Hugh Alison said...

Very nice review. Articulates why I have always loved the 35mm lens (and my current 35/1.4L Canon).

I could happily shoot with just the 35/1.4 and 135/2.0 lenses - and have done so for quite a few years in the past.

Dr.Nick said...

I played with an M9 and 35mm f2.5, on loan, in New York. Very nice. Worth 500% of a Panasonic GF-1 and 20mm 1.7? I'm not sure.

David Ingram said...

Fun post. Good perspective on life and what is and isn't a necessity. Sometimes I read car and driver or automobile mag for Ferrari reviews. Can't afford one of those either but fun to read about.

jhall said...

Interesting post. I really enjoyed the style of the last couple of reviews. I recently purchased a 7d and you nailed the feeling with the sound of the shutter. As soon as I snapped my first photo I knew I made the right decision. The camera hasn’t let me down since.

Also, great to see Taco Deli in this post. That place is amazing and sadly the only thing in the post I can afford!

kirk tuck said...

jhall......ditto.

Anonymous said...

To paraphrase Robert Browning,"a woman's reach should exceed her grasp or what's a camera for?"

Thanks for reviewing the Leica. Even if we can't afford it, we can love it.
M.

John Taylor said...

oh dear… i was fine, resolute and strong, well prepared to read & enjoy another of your posts knowing i would be able to move on. But damn you if you didn't have to post samples. All resolve gone, lost in Belinda's eyes, fading away softly just like the exquisite background…

kirk tuck said...

I'm sorry, John. I'll work on worsening my technique in order to save my friends more money. :-)

Anonymous said...

Nice review of an apparently great new lens from Leica that is completely unavailable, in the U.S. at least. Correct me if I'm wrong—where can one buy this lens?

kirk tuck said...

Wherever fine Leica lenses are sold? I'd try Precision Camera here in Austin. 512-467-7676. Try Robert Jagitsch. He's their esoteric expert.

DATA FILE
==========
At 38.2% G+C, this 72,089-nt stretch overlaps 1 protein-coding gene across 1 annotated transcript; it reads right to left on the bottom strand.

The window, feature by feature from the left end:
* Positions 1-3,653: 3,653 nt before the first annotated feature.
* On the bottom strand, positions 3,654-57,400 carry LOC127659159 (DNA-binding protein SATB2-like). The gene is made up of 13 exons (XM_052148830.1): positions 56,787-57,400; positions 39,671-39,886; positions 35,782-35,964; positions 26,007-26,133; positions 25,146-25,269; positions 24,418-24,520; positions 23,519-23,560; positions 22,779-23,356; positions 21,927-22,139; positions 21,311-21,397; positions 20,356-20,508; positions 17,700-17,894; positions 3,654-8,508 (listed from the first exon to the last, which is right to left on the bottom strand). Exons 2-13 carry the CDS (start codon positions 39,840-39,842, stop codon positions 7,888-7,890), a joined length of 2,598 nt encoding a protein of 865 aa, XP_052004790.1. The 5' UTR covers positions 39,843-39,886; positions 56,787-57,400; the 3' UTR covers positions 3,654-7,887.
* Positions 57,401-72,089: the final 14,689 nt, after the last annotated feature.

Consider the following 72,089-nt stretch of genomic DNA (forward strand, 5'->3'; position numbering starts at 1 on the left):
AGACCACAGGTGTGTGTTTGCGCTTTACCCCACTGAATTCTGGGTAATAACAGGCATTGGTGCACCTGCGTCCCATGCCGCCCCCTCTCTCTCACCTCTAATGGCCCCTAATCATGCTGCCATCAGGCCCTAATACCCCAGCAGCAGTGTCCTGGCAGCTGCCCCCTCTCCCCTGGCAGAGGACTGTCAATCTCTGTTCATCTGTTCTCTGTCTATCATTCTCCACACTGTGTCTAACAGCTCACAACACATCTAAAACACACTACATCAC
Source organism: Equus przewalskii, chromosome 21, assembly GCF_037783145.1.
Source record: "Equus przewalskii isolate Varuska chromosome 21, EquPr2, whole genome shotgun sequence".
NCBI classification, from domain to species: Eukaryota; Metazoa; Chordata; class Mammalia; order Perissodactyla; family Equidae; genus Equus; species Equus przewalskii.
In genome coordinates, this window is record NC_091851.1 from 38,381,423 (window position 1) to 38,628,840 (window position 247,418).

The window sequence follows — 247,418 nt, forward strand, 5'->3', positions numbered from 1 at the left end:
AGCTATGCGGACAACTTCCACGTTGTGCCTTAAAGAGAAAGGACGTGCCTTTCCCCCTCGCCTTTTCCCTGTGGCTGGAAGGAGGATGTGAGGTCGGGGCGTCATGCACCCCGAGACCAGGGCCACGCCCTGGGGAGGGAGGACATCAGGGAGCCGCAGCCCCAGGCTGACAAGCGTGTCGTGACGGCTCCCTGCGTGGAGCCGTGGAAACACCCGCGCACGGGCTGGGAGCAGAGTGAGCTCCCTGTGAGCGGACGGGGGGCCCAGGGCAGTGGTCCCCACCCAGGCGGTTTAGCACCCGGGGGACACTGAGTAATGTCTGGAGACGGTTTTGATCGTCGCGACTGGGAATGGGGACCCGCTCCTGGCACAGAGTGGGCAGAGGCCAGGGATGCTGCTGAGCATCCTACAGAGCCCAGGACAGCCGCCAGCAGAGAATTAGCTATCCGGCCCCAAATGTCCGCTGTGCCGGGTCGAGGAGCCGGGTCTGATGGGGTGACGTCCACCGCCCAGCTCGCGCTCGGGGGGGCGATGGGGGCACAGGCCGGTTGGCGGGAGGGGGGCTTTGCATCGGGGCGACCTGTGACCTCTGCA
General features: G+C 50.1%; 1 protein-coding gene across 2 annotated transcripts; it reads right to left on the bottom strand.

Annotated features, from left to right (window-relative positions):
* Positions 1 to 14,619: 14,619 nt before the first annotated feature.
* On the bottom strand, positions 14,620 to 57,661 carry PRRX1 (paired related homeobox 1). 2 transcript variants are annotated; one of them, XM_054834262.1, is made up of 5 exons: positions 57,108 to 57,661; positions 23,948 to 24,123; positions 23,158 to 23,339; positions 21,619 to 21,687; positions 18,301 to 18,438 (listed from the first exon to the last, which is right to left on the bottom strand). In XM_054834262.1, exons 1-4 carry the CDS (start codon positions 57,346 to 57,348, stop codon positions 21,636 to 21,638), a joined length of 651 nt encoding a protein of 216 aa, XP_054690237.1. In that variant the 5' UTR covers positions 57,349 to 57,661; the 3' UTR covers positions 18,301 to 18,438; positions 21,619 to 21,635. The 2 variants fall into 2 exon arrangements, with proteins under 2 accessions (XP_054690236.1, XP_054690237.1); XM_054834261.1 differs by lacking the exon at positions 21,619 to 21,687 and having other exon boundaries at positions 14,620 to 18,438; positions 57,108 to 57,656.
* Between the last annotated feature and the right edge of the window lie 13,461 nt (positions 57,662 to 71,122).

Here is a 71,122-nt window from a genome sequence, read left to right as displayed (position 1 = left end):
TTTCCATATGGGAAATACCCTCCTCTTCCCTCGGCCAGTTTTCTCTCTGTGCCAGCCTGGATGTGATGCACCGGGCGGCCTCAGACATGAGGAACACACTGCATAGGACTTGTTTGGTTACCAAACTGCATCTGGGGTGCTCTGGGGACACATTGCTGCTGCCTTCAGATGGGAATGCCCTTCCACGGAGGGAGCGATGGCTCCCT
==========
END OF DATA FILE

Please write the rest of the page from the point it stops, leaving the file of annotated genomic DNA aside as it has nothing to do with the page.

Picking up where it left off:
Anonymous said...

Aren't you the same guy who reviewed three different Medium Format digital camera systems back in 2008 for a couple magazines?

kirk tuck said...

Yep. Did the Leaf AFi-7, A Phase One 45+ and the Mamiya DL 28. All good cameras. All totally different than the Leica......

Does that make me a camera reviewer?

Anonymous said...

A very interesting review and in addition to your thoughts on the camera itself, I really appreciate your thoughts regarding camera gear. Recently my house was broken into and in addition to a few other things, the camera gear I used primarily for portraits and events was stolen (a D2h, sb 800, two older lenses and an older flash and an old N2020 that I also used still.) Besides my disappointment, I've been obsessing about how to replace it with questions such as how much I should spend and what camera to buy or not to. Recognizing that I've been reaching unhealthy levels of obsession, I have been trying to let go of it all just spend some time with the one camera and lens that didn't get stolen because it was actually with me at the time of the break in. Plus, I now have an old Mamiya M645 with 80mm on loan from someone. Your comments helped me let go a little more of the obsession of what's to do next and be happy with what I have (although, I'll still have to work on it a bit.) I got some prints back the other day that were taken with the Mamiya and was a bit stunned with how good they looked. It's been a while since I had print film developed and it seems that the additional quality was quite noticeable. So, that should be enough to keep me busy; although, I may hold off on any more event photography for a while (I mostly do it for friends and people I know.) But thanks for your insights on both the camera and life.

Cris Mitchell said...

I recently sold my entire canon dslr kit and bought an M9 and absolutely love it.
Bottom line for me, it boils down to what camera works best for YOU and the M9 fits my shooting style.

Great review Kirk

Cris....

James Frederick Bland photography said...